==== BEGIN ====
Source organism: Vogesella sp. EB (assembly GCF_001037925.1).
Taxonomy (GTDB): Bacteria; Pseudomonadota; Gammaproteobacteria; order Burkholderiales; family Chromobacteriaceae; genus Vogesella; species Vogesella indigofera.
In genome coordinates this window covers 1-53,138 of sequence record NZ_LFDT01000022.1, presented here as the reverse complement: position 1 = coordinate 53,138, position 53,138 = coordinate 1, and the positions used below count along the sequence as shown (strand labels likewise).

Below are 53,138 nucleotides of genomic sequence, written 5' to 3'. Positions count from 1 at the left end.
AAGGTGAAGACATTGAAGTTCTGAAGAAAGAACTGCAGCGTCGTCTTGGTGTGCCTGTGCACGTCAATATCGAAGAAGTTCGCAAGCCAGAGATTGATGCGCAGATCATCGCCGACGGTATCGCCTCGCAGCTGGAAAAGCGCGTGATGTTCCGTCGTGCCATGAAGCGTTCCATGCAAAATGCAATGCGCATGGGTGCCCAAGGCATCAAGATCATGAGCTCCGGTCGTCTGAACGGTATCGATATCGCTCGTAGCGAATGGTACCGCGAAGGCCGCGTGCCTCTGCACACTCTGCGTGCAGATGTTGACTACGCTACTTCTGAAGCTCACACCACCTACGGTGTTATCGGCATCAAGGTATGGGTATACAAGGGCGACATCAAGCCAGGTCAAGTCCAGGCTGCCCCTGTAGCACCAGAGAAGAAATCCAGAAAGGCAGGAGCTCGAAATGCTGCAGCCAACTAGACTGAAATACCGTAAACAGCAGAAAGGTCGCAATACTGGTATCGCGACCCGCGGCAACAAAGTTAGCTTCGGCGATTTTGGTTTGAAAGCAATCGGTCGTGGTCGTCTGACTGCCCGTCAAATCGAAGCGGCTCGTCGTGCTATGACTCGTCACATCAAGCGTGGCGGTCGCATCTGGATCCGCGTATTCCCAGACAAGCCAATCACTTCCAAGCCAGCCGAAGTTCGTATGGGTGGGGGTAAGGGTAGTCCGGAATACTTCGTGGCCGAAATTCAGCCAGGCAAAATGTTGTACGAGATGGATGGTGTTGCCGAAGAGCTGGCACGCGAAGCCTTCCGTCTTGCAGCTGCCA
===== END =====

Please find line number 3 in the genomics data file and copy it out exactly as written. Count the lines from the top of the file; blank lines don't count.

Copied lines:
In genome coordinates this window covers 1-53,138 of sequence record NZ_LFDT01000022.1, presented here as the reverse complement: position 1 = coordinate 53,138, position 53,138 = coordinate 1, and the positions used below count along the sequence as shown (strand labels likewise).